Sato, Charlene (1989). A Nonstandard Approach to Standard English. TESOL Quarterly 23(2): 259-282.

Wolfram, W., Adger, C. T., & Christian, D. (1999). Dialects in Schools and Communities. Mahwah, NJ: Lawrence Erlbaum and Associates.


Myth: The best way to help Pidgin-speaking students is to make it clear that Pidgin is an unacceptable, sloppy way of speaking and that Standard English is the only acceptable mode of communication.

Reality: Children do best at school when they are able to make use of their home language and culture. A basic and well-established educational principle is to build on the strengths that children come to school with. Local children tend to have linguistic strengths which include exposure to and knowledge of a variety of languages and abilities to move between language varieties for various purposes. Building on these strengths would entail discussing language and language variation as part of the school curriculum.

On the other hand, telling children that the way they speak is bad, incorrect or inappropriate often leads to one of the following consequences:

Since language is such a central part of identity, to attack someone's language is to attack them.

Myth: Denigrating Pidgin at school will make it go away.

Reality: There has been an unsuccessful movement to eradicate Pidgin for decades. One might conclude that Pidgin has significant value to local people to have resisted death for so many years of abuse. It is a language that has brought people together in spite of their differences in ancestral culture and language and has created a "local" culture which blends ideas and flavors.

Explanation: Most people agree that all children should learn the standard variety in order to have access to wider opportunities. However, children's home language or dialect does not need to be left out of the classroom. In fact, failing to respect the children's first language or dialect and failing to use it in school may actually make learning the standard variety less likely and more difficult.

Two programs in Hawai`i in the 1980s to early 1990s (Project Holopono and Project Akamai) included some activities to help Pidgin speaking students recognize differences between their language and Standard English. This recognition of the children's home language was further supported with the use of some local literature using Pidgin. Both projects reported success in helping the students develop Standard English proficiency.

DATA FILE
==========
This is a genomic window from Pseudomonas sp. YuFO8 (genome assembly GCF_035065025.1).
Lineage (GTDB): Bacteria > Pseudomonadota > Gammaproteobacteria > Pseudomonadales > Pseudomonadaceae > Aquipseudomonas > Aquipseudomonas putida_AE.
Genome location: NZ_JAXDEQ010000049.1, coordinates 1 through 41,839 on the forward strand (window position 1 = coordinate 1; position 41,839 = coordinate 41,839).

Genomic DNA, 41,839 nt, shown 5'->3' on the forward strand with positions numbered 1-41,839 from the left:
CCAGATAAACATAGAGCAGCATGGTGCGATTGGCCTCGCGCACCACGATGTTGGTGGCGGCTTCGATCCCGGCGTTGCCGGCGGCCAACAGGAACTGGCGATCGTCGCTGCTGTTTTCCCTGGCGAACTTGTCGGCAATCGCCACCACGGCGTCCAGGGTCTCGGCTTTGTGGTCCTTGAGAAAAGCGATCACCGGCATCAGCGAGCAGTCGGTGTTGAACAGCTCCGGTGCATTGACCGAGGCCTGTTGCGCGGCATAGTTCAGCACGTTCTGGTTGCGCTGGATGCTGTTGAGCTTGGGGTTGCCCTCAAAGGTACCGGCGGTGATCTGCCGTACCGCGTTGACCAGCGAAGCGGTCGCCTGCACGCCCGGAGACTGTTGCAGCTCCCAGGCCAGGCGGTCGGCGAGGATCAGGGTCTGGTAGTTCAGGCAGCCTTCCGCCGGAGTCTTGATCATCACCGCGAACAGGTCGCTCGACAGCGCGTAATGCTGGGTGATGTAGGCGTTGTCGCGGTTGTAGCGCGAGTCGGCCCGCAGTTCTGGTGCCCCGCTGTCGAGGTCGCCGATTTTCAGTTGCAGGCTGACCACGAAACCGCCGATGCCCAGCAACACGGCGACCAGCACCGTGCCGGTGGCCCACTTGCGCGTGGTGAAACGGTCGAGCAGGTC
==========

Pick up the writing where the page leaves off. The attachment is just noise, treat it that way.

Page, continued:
Many non-standardized varieties (such as Pidgin) have been successfully included in classrooms in the U.S., as well as Australia. They use the home language in a variety of ways including literature, discussion, music, writing and lessons focused on understanding how language varies and what this variation means in society. They also avoid harmful practices such as confusing children by correcting pronunciation while they are in the beginning stages of learning to read and correcting or criticizing students' language to the point where the students refrain from speaking.

The following speakers testify to the way in which many Pidgin speakers feel most comfortable when speaking Pidgin:

When asked what it would be like if he couldn't speak Pidgin, one Oahu man said "Would take me long time fo' say stuff."

Another Oahu man compared speaking Standard English and Pidgin in this way: "When I speak Standard English I gotta tink what I going say... Pidgin, I jus' open my mout' and da ting come out."

When the home language is acknowledged and made use of rather than denigrated at school, it has been found to have these positive consequences:

It is important to understand that Pidgin in Hawai`i has "covert prestige" meaning that many wear it as a badge of honor which gives a sense of identity and sets locals apart from people from the mainland and elsewhere. There is evidence which indicates that in situations of conflict (such as Pidgin being denigrated at school) language use (particularly that of school age adolescents) will move away from that of the dominant group.

Children speak as those around them speak (the language of their peers rather than that of parents, teachers or people on t.v.). This reflects the social nature of language as an important marker of the group one belongs to. People can learn to speak in new ways as they encounter new groups of people and/or new situations. They will be more likely to do so if they have positive feelings toward the speakers of the new variety and if doing so is not a threat to their central ways of speaking and being.

The time has come to move away from superficial celebrations of diversity to true respect for students' home languages and cultures demonstrated through concrete actions. Evidence suggests that this is a key part of helping students to succeed and meet the high standards that we set for them.